Philip Blumel: Well, we definitely try to keep… Hold their feet to the fire when they pull that ’cause they get the benefit. As they know, they know full well what the polls say about term limits and people’s support for it, and they get the benefit from that while they’re running, and then if they get in, they don’t sign your bill, it really says something negative about them. And you make a good point, too, about the polarization. I think maybe that’s another reason why it’s so difficult to get Democrats on the bill, simply it’s because it’s… You’re a Republican. And the conversation is unhealthy right now with people in their camps.
Rep. Ralph Norman: No. So many conservatives feel the fabric of our nation is being torn apart by the Biden administration, and it is. And so, when you combine that, the Democrats… And there’s a lot of dissension in the party, they just… With Nancy Pelosi, they’re not gonna buck her. And they’re scared to death of what she may do to them. So, you’ve got that lever that she has and her mantra is, “Don’t do anything Republicans want at any level.” But we’re gonna keep doing it, and we’re not gonna quit, we will keep trying.
Philip Blumel: So, where do we go from here? Now, you’ve introduced the bill, you’re working to add co-sponsors. What kind of threshold would you have to reach, do you think, to get a hearing on this resolution? What would it take to get your first hearing on this term limits resolution?
Rep. Ralph Norman: Well, I just need to get the signatures. We need to get the two-thirds in the house which are 290 and to get to 67 in the Senate, and then we move it on. I mean, Ted Cruz is doing a good job. It’s all about getting signatures now, for me. And that’s what… ’cause we’re attempting to change the constitution, and that’s our goal, and I think by the end of this year, I should have another 20 to 30, which means it’s gonna be a… It was gonna be able…
Philip Blumel: Wow, that’s great.
Rep. Ralph Norman: And with the upcoming elections. With the mid-terms, we should see a big swing on signing on to the bill.
Philip Blumel: Well naturally, everyone listening to this podcast, No Uncertain Terms, [chuckle] wants to see your resolution succeed. What can people outside of Washington do to help you? I mean, does a letter to the Congress member really matter? I mean, is a group of citizens coming to the… Coming to Congressional office next years have any effect, or the sign waving, the district get attention, what could people do out here that will back you up in what you’re trying to do up there?
Rep. Ralph Norman: Great question. What your listeners need to do is to call their particular Congressman that they get to cast a vote for, especially the ones that sign the term limit pledge. Those that have not signed the term limit pledge, try to get them and the constituents to sign on. It does no good for… Like I’m from South Carolina. It does no good for any of the voters in this state to write Nancy Pelosi a letter. We can’t hold her accountable ’cause we can’t vote for her. So you’ve gotta make it… Localize it, where each state and each Congressional district, the… That we, the people take charge and contact their congressman, particularly now, with the mid-terms coming up. Every… Whether you’re Democrat or Republican, you’re looking at the election. You need support, particularly Democrats, because the tide is against them.
Philip Blumel: Right.
Rep. Ralph Norman: And people have suggested it’s gonna be a 23 to 40 seat changeover, why not get the Democrats who are running now to sign on? ‘Cause a lot of incumbents are gonna get beat. You got 28 that are retiring on their own.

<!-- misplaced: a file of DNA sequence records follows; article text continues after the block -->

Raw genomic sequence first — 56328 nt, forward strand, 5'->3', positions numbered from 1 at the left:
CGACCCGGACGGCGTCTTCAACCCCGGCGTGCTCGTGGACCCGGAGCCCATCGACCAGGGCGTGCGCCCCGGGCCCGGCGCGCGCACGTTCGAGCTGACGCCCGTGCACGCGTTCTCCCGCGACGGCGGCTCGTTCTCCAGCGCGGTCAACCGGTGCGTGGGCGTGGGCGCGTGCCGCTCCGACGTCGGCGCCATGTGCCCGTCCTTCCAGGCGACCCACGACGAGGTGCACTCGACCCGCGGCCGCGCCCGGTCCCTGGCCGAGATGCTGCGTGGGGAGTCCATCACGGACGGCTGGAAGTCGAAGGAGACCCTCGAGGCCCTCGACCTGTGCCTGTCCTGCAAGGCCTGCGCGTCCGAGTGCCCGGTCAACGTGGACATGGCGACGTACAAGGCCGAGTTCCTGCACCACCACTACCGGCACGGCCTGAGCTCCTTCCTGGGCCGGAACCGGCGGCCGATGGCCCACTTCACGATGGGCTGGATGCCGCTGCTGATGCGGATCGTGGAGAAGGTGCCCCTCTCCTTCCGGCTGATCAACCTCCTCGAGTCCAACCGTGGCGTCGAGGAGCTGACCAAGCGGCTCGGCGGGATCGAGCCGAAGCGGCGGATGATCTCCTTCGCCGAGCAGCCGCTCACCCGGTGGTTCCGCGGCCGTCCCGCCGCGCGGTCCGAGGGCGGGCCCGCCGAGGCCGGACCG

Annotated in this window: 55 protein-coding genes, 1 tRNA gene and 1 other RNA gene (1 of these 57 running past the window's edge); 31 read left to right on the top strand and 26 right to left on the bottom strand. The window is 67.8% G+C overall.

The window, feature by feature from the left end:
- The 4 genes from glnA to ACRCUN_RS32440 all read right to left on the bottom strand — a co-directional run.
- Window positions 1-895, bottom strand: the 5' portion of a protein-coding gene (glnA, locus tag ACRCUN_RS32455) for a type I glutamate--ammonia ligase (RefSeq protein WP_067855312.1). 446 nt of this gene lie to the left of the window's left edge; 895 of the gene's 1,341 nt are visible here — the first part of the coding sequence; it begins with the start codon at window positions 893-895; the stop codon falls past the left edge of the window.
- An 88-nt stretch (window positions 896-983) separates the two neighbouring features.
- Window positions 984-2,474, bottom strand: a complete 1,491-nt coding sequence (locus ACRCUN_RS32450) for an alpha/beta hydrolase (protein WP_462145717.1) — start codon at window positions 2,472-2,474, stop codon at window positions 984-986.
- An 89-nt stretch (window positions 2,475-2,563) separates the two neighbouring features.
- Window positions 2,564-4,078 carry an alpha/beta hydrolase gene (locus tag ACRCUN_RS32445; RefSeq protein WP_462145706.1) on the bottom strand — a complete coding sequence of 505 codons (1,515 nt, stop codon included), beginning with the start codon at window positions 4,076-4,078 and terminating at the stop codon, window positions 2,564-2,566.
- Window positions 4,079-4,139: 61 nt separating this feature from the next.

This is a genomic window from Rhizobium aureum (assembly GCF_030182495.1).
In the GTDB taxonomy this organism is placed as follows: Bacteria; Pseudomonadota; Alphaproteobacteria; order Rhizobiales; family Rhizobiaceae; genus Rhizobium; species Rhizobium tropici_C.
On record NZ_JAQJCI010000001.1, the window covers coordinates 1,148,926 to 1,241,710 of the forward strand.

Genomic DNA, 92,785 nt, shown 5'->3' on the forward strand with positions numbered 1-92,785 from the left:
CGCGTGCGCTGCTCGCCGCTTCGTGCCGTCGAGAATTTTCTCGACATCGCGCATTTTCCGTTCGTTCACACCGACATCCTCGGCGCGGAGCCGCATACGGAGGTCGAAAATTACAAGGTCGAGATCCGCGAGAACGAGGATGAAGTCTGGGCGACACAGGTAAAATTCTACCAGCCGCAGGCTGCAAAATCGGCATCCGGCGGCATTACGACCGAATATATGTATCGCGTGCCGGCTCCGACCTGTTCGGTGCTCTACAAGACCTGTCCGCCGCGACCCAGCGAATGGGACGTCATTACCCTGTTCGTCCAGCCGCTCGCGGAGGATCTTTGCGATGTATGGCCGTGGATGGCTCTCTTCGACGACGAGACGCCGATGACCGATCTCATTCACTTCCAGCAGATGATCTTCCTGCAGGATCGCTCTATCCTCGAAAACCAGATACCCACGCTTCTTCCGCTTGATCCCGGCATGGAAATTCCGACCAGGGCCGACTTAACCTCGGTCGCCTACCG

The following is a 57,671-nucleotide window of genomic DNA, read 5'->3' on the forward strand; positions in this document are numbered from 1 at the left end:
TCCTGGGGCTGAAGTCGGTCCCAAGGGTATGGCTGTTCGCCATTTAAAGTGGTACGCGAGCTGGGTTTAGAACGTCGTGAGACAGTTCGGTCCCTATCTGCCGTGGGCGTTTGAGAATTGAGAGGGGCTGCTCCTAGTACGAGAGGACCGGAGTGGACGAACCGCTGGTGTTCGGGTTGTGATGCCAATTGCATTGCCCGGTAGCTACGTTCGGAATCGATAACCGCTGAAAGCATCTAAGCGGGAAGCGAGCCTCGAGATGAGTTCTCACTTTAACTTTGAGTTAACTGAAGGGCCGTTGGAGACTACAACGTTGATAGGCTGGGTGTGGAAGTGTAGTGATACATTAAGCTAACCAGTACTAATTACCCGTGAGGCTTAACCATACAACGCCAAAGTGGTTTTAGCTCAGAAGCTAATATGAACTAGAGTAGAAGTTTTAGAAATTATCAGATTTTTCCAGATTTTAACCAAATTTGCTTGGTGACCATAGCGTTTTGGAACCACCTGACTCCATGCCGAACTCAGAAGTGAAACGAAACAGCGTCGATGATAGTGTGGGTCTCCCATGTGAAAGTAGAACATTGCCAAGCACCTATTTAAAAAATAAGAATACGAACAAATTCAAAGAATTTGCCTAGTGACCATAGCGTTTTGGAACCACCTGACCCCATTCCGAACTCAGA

Philip Blumel: Yeah.
Rep. Ralph Norman: So it’s a wonderful opportunity.
Philip Blumel: Yeah. Well, It is. No offence, but we really hope [chuckle] that Democrats take up this issue. They need one that resonates with people. The ones that they’re getting from Washington right now is not resonating with people, so I think that would be very effective for them, and I’d like to see more of them pick up the flag.
Rep. Ralph Norman: My message to them is, why is this not a positive for you? With this kind of approval rating among the voters, how does this hurt you? And if they can… If they take the Republican banner off of it as being a win for Republicans, and think it’s just what’s good for the country, then we win and we’ll get our constitutional amendment.
Philip Blumel: If it was a bipartisan bill, it’d be a win for everybody. Yeah.
Rep. Ralph Norman: Exactly right. That’s how it’s meant to be.
Philip Blumel: Yep. Well, thank you very much, Representative Dorman. We really appreciate your efforts on behalf of the voters, Democrats [chuckle] and Republicans, who wanna fix the Congress. So thank you for your work, and thank you for your time today.
Rep. Ralph Norman: Thank you so much. I appreciate it.
Philip Blumel: Thanks for joining us for another episode of No Uncertain Terms. The term limits convention bills are moving through the state legislatures. This could be a breakthrough year for the Term Limits Movement. To check on the status of the term limits convention resolution in your state, go to termlimits.com/takeaction. There, you will see if it has been introduced and where it stands in the committee process on its way to the floor vote. If there’s action to take, you’ll see a Take Action button by your state. Click it. This will give you the opportunity to send a message to the most relevant legislators, urging them to support the legislation. They have to know you’re watching. That’s termlimits.com/takeaction. If your state has already passed the term limits convention resolution or the bill has not been introduced in your state, you can still help. Please consider making a contribution to US Term Limits. It is our aim to hit the reset button on the US Congress, and you can help. Go to termlimits.com/donate, termlimits.com/donate. Thanks. We’ll be back next week.
Stacey Selleck: Contact your state lawmakers before they vote on term limits for Congress, go to termlimits.com/takeaction.
Philip Blumel: USTL.